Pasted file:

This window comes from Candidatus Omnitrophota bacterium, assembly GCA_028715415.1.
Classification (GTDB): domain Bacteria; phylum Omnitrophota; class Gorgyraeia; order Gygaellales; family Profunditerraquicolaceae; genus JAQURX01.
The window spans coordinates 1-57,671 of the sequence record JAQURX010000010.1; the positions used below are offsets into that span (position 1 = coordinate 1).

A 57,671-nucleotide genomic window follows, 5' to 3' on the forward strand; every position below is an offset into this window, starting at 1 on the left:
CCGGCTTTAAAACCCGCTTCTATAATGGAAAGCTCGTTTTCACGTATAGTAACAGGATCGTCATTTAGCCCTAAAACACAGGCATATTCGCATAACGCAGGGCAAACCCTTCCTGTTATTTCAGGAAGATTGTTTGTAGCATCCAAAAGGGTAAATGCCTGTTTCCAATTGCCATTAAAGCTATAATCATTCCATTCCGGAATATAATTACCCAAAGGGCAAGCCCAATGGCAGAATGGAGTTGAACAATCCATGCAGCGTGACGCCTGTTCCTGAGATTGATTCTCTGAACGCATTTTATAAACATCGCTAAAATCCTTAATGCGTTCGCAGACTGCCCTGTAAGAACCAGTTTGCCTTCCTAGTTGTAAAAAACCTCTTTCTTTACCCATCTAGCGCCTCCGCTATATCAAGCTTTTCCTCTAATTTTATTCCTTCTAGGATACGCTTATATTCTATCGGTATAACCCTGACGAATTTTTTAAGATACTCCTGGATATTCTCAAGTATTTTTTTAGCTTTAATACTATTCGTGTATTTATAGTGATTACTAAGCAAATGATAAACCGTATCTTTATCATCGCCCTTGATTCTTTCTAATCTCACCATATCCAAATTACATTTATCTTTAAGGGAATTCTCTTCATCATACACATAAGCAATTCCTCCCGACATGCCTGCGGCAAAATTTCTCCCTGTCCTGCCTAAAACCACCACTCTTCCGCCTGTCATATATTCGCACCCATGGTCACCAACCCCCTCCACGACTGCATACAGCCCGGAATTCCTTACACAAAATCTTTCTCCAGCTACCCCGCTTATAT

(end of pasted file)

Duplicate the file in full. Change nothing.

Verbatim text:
This window comes from Candidatus Omnitrophota bacterium, assembly GCA_028715415.1.
Classification (GTDB): domain Bacteria; phylum Omnitrophota; class Gorgyraeia; order Gygaellales; family Profunditerraquicolaceae; genus JAQURX01.
The window spans coordinates 1-57,671 of the sequence record JAQURX010000010.1; the positions used below are offsets into that span (position 1 = coordinate 1).

A 57,671-nucleotide genomic window follows, 5' to 3' on the forward strand; every position below is an offset into this window, starting at 1 on the left:
CCGGCTTTAAAACCCGCTTCTATAATGGAAAGCTCGTTTTCACGTATAGTAACAGGATCGTCATTTAGCCCTAAAACACAGGCATATTCGCATAACGCAGGGCAAACCCTTCCTGTTATTTCAGGAAGATTGTTTGTAGCATCCAAAAGGGTAAATGCCTGTTTCCAATTGCCATTAAAGCTATAATCATTCCATTCCGGAATATAATTACCCAAAGGGCAAGCCCAATGGCAGAATGGAGTTGAACAATCCATGCAGCGTGACGCCTGTTCCTGAGATTGATTCTCTGAACGCATTTTATAAACATCGCTAAAATCCTTAATGCGTTCGCAGACTGCCCTGTAAGAACCAGTTTGCCTTCCTAGTTGTAAAAAACCTCTTTCTTTACCCATCTAGCGCCTCCGCTATATCAAGCTTTTCCTCTAATTTTATTCCTTCTAGGATACGCTTATATTCTATCGGTATAACCCTGACGAATTTTTTAAGATACTCCTGGATATTCTCAAGTATTTTTTTAGCTTTAATACTATTCGTGTATTTATAGTGATTACTAAGCAAATGATAAACCGTATCTTTATCATCGCCCTTGATTCTTTCTAATCTCACCATATCCAAATTACATTTATCTTTAAGGGAATTCTCTTCATCATACACATAAGCAATTCCTCCCGACATGCCTGCGGCAAAATTTCTCCCTGTCCTGCCTAAAACCACCACTCTTCCGCCTGTCATATATTCGCACCCATGGTCACCAACCCCCTCCACGACTGCATACAGCCCGGAATTCCTTACACAAAATCTTTCTCCAGCTACCCCGCTTATAT